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A superintelligence, hyperintelligence or superhuman intelligence is a hypothetical entity which possesses intelligence surpassing that of the brightest human minds. Superintelligence may also refer to the specific form or degree of intelligence possessed by such an entity. The possibility of superhuman intelligence is frequently discussed in the context of artificial intelligence. Increasing natural intelligence through genetic engineering or brain-computer interfacing is a common motif in futurology and science fiction. Collective intelligence is often regarded as a pathway to — or an existing realization of the concept of — superintelligence.


Superintelligence is defined as an “intellect that is much smarter than the best human brains in practically every field, including scientific creativity, general wisdom and social skills.”[1] The definition does not specify the means by which superintelligence could be achieved: whether biological, technological, or some combination. Neither does it specify whether or not superintelligence requires self-consciousness or experience-driven perception.

The transhumanist movement distinguishes between “weak” and “strong” superintelligence. Weak superintelligence operates on the same qualitative level of human brains, but much faster. Strong superintelligence operates on a superior level; a superintelligent brain is superior to humans in the same way that a human brain is considered qualitatively superior to a dog's.[2]

In plain language, profoundly gifted people or savants are called superintelligent. Clever search algorithms or the Semantic Web are sometimes considered to be superintelligent. While these outstanding people or machines have an advantage over average human brains, they don't qualify as superintelligence, as they don't have superior abilities in cognition or creativity. The scientific community is heterogeneous, not a singular entity, and cannot be called a superintelligence.[citation needed]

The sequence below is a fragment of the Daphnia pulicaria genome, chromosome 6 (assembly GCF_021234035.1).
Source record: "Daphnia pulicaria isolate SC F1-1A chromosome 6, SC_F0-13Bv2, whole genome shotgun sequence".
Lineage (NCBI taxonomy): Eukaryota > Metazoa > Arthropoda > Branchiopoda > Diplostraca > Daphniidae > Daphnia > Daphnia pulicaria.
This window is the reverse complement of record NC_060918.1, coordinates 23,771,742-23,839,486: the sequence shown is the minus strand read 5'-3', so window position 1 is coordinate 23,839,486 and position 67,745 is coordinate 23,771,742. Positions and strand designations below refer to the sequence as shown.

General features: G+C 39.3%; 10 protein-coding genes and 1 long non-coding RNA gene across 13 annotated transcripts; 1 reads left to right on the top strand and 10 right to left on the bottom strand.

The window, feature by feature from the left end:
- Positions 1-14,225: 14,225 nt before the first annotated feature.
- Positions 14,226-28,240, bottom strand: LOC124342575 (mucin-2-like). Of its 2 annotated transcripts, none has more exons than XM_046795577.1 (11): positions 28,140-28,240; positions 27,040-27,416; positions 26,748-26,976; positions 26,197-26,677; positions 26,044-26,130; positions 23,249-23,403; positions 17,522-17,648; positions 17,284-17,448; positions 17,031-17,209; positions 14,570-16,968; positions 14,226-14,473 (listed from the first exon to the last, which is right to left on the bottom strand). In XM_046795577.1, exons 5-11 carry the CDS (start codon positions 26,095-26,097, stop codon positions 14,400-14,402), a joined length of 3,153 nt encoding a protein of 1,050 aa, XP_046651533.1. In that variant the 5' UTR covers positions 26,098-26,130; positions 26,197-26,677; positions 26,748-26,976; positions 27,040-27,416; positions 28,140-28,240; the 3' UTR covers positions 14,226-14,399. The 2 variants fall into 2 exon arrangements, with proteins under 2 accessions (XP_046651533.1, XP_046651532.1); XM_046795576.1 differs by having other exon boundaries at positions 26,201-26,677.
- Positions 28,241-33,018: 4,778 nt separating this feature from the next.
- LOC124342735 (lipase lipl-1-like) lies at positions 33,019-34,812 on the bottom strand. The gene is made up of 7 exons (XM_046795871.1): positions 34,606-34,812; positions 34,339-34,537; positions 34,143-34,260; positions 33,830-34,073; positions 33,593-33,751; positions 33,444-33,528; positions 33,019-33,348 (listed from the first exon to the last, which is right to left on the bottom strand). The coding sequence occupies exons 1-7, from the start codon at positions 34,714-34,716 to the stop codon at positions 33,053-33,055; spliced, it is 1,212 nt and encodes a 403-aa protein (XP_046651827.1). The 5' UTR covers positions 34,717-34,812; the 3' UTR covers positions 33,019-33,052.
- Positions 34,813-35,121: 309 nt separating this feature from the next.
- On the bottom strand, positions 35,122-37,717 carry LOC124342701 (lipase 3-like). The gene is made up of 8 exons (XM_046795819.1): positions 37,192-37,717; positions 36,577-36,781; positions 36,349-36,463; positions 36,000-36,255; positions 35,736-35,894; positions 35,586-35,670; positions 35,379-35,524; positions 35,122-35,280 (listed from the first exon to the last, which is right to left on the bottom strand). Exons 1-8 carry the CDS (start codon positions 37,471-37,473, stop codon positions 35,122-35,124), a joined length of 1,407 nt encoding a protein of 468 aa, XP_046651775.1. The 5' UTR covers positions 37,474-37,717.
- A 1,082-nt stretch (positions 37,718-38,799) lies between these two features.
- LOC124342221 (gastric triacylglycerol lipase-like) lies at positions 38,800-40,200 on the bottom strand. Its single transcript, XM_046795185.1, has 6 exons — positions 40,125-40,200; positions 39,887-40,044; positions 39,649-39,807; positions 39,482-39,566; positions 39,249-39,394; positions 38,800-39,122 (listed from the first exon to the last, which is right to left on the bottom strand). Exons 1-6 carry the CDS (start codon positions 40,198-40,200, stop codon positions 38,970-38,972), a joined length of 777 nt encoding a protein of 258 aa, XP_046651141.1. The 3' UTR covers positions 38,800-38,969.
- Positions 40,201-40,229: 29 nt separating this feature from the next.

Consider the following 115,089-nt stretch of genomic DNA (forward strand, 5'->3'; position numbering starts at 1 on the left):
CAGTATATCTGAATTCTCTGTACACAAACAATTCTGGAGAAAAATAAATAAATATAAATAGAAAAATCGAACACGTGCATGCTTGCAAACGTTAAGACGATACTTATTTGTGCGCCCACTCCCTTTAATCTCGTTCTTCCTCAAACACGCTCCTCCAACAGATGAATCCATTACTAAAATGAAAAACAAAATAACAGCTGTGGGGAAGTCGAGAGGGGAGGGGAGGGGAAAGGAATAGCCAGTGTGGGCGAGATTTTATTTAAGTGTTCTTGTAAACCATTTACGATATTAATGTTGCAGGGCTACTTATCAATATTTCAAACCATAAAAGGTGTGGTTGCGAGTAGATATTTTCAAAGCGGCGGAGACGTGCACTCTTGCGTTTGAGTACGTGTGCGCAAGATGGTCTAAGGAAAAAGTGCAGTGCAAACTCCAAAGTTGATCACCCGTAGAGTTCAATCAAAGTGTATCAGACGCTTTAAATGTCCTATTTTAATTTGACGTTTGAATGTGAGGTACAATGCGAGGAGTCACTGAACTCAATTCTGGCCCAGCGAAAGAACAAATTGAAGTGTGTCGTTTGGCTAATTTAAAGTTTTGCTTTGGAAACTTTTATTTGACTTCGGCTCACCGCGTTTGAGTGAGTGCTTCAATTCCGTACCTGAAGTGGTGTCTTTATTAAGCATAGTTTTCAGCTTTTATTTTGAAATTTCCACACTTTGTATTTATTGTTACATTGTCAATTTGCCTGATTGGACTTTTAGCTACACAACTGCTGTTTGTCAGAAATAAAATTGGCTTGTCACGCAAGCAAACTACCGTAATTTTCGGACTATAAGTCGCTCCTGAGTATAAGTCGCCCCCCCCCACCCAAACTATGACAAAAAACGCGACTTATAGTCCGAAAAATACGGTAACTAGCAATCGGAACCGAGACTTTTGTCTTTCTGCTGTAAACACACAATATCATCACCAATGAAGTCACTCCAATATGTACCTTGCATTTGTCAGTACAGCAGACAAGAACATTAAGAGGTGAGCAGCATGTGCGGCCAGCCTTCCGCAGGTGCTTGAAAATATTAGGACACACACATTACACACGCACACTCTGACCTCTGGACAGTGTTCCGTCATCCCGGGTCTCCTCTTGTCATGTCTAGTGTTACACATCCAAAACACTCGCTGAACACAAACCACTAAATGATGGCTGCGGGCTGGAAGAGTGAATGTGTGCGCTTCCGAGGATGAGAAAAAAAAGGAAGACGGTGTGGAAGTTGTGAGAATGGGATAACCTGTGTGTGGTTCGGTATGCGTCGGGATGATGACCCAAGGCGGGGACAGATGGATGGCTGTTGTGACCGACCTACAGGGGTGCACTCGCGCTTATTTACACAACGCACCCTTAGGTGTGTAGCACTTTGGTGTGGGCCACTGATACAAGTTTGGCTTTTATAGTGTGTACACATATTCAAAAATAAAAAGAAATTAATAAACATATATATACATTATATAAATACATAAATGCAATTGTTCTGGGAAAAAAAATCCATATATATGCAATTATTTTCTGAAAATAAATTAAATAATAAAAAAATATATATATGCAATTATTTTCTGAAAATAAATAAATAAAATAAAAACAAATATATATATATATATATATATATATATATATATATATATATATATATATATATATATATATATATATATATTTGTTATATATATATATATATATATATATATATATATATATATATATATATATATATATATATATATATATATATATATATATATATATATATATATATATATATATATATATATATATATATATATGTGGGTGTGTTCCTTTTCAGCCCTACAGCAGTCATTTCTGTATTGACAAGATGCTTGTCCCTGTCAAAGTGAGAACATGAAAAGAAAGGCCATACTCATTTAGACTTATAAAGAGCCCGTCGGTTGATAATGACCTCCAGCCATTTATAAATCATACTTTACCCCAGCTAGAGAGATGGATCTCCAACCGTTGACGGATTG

In Transhumanism, different currents disagree on the way to create a superintelligence. Roughly three different paths are outlined:

  • An artificial general intelligence, which can learn and improve itself, could after several self-improvements achieve superintelligence.[3]
  • Biological enhancements (breeding, genetic manipulation, or medical treatments) could in several iterations induce the state of superintelligence or other superhuman traits.
  • Cybernetic enhancements could increase the capabilities of the human mind considerably, at least in terms of speed and memory. Technical realization of neural human–computer interfaces have begun in the field of prosthetics.[4] Real enhancements of a human brain are still unimplemented.

Evaluative diversity[edit]

Main article: Evaluative diversity

Chris Santos-Lang pointed out that intelligence historically evolved in interdependent evaluative ecosystems, and that the rise of a single lineage of intelligence might threaten its own ecosystem the way invasive species threaten a biological ecosystem. He advocated for monitoring of evaluative diversity as we monitor biodiversity.[5] Nick Bostrom, author of Superintelligence: Paths, Dangers, Strategies,[6] acknowledged that evaluative diversity is likely part of the solution to the problem of "moral uncertainty."[7]

See also[edit]


  1. ^ Bostrom, Nick (2006). "How long before superintelligence?". Linguistic and Philosophical Investigations 5 (1): 11–30. 
  2. ^ Transhumanist Conference "Transvision": What is superintelligence?
  3. ^ Michael Anissimov 2003: Forecasting Superintelligence: the Technological Singularity
  4. ^ Paul Sajda et al.: In a Blink of an Eye and a Switch of a Transistor: Cortically Coupled Computer Vision
  5. ^ Santos-Lang, Christopher (2014). "Our responsibility to manage evaluative diversity". ACM SIGCAS Computers & Society 44 (2): 16–19. doi:10.1145/2656870.2656874. ISSN 0095-2737. 
  6. ^ Bostrom, Nick (2014). Superintelligence: Paths, Dangers, Strategies. Oxford: Oxford University Press. ISBN 978-0199678112. 
  7. ^ Bostrom, Nick (January 1, 2009). "Moral uncertainty – towards a solution?". Overcoming Bias. Retrieved July 24, 2014. 

External links[edit]